“Dil Jalta Hai” (My heart is aflame) is acknowledged as Mukesh Chand Mathur’s first song in his storied career. People often mistake this to have been sung by KL Saigal. Saigal was the leading singer of the 1940s and his influence extended over the entire generation of male singers that followed him. The song is from the film “Pehli Nazar” (First Glance) and was released in 1945. Lyrics by Safdar Aah Sitapuri and music composed by Anil Biswas, a legend in his own right.
I have fond memories of listening to this song on radio when I was growing up. I suffer from a malady that irks my wife. I don’t pay attention to the lyrics of a song, I enjoy it primarily based on the melody and the memories it holds for me. I often hum sad songs blithely or sing them with mangled lyrics much to my wife’s irritation! Now that I look back, it must have been incongruous for a ten-year-old boy to listen to or sing tragic songs of heartbreak or separation!
My mother used to mention that the producer had originally planned to cut this song from the movie. Mukesh pleaded for the song to be included and the movie eventually ran because audiences streamed in to watch this song on screen. I used to wonder if this story was apocryphal but I have come across an article where Mukesh confirms this narrative. The producer apparently felt that the song was too sad to be filmed on the character Motilal who was not cast in the tragic mold.
Annu Kapoor, the Indian film actor, has mentioned that when Saigal heard this song, he was astonished and said that it sounded just like him. He had his secretary, invite Mukesh home. It must have been an honor for Mukesh to be invited to his idol’s house. Mukesh sang a few songs for Saigal who then predicted a successful career for him and gifted Mukesh his harmonium. Two authoritative biographies of Saigal that I have read do not mention this episode, but this just adds more mystique to the song that I love.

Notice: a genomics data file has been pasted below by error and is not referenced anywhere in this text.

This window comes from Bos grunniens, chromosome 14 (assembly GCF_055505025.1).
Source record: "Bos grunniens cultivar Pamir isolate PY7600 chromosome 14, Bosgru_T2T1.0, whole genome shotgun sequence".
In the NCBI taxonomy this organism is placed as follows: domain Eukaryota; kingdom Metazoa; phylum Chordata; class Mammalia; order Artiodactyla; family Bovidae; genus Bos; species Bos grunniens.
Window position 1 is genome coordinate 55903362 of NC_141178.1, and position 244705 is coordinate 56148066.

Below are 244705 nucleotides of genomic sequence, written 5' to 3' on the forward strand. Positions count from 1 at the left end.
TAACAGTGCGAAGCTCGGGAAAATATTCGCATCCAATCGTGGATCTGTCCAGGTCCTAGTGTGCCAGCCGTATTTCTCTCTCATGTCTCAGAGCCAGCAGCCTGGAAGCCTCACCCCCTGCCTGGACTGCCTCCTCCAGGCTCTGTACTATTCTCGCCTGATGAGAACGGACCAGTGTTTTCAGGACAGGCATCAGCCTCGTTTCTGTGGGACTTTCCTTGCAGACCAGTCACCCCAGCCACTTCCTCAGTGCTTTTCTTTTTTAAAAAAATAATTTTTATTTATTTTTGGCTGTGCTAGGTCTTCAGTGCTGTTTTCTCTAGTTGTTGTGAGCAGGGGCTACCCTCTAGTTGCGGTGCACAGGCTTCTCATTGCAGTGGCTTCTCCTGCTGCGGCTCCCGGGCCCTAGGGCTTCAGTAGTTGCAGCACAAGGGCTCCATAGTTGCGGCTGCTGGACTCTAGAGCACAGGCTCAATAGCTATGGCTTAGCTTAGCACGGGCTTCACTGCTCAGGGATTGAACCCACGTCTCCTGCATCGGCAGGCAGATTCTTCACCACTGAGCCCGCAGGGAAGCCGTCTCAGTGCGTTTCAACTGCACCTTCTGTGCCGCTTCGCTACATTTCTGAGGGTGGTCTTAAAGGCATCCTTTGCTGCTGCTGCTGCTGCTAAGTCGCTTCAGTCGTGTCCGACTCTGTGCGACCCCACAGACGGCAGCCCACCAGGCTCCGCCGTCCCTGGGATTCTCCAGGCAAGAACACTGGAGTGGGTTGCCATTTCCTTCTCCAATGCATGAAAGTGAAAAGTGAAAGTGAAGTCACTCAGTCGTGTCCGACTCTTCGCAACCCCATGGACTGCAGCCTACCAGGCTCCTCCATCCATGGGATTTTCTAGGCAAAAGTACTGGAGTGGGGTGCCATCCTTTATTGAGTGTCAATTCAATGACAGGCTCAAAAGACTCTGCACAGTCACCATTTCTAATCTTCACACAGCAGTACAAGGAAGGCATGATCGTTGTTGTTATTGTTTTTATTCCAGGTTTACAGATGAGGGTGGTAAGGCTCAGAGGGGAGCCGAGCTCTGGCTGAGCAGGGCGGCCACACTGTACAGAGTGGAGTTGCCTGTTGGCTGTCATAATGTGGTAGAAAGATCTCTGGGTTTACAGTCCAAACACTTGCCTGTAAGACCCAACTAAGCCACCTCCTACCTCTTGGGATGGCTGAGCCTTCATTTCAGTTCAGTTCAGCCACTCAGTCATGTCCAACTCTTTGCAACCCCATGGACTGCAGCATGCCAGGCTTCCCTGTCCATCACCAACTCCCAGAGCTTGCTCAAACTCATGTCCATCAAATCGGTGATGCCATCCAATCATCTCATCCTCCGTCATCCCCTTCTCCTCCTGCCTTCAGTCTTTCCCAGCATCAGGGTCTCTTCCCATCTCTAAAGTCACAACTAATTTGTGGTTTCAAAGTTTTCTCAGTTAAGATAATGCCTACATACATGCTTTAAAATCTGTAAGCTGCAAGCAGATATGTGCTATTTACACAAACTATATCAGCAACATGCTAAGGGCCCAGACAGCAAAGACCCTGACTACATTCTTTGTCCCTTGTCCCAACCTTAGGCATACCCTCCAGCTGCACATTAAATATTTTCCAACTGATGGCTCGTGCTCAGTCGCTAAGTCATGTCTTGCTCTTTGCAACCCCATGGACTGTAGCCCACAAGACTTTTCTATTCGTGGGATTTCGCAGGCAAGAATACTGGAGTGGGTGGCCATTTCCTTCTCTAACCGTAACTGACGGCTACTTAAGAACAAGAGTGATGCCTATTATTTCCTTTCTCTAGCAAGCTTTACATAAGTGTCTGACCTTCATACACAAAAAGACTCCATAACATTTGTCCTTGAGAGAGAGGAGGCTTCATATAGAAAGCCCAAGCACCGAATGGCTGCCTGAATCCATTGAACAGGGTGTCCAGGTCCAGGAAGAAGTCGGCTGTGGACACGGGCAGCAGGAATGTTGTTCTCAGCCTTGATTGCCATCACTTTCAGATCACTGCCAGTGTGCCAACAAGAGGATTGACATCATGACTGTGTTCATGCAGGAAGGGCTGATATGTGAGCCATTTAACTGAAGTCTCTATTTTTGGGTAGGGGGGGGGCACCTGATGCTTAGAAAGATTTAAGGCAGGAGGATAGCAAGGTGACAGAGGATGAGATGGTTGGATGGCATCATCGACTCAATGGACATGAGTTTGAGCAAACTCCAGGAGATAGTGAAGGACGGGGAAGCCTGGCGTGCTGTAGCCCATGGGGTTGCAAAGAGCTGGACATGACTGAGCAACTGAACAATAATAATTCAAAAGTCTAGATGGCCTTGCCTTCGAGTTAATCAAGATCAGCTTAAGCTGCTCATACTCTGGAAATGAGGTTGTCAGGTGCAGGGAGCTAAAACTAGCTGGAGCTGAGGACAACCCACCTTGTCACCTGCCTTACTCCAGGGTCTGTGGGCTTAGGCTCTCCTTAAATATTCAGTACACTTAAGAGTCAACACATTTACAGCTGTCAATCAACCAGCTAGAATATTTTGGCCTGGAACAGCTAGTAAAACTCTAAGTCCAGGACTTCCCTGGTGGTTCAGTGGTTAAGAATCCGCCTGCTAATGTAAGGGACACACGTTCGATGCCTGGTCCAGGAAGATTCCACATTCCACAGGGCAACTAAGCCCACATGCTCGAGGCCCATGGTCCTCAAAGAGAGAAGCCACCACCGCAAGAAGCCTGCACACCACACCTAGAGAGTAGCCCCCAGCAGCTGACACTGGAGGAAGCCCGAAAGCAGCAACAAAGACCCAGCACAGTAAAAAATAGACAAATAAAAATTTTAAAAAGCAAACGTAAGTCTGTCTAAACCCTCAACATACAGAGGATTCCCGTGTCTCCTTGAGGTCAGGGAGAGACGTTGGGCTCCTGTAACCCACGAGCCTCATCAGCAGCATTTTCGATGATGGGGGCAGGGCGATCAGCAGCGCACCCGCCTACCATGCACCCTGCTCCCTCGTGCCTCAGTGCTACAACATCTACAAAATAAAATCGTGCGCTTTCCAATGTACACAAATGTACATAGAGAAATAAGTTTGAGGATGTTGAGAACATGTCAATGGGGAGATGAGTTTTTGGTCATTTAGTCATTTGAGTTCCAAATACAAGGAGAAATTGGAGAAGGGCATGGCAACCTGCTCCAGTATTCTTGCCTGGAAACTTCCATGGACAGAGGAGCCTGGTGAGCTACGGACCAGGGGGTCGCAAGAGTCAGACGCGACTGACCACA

Mukesh’s last song “Chanchal, nirmal, sheetal, komal” (Lively, pure, soft, tender) was pictured on Shashi Kapoor for the movie “Satyam Shivam Sundaram” released in 1978. The song was recorded earlier. “Dil jalta hai” from 1945 had Motilal pining for Munawar Sultana. Shashi Kapoor’s “Chanchal, nirmal, sheetal, komal” was addressed to Zeenat Aman. Munawar Sultana came into prominence through the film “Pehli Nazar” produced by actor-producer Mazhar Khan. Several decades later, Zeenat Aman, already an established star, married an actor-producer called Mazhar Khan!
Incidentally, Mukesh started his career as an aspiring actor and probably did sing a couple of songs prior to this song. However, this is the song that catapulted him to fame and was his first professional playback song. Mukesh passed away shortly before his concert in Detroit in 1976. Here is a version of his song sung during his last concert. The video claims that it was recorded in Detroit, but Mukesh passed away before the concert in Detroit, so this likely is from the concert in Toronto.
The featured image of Mukesh is from bbc.com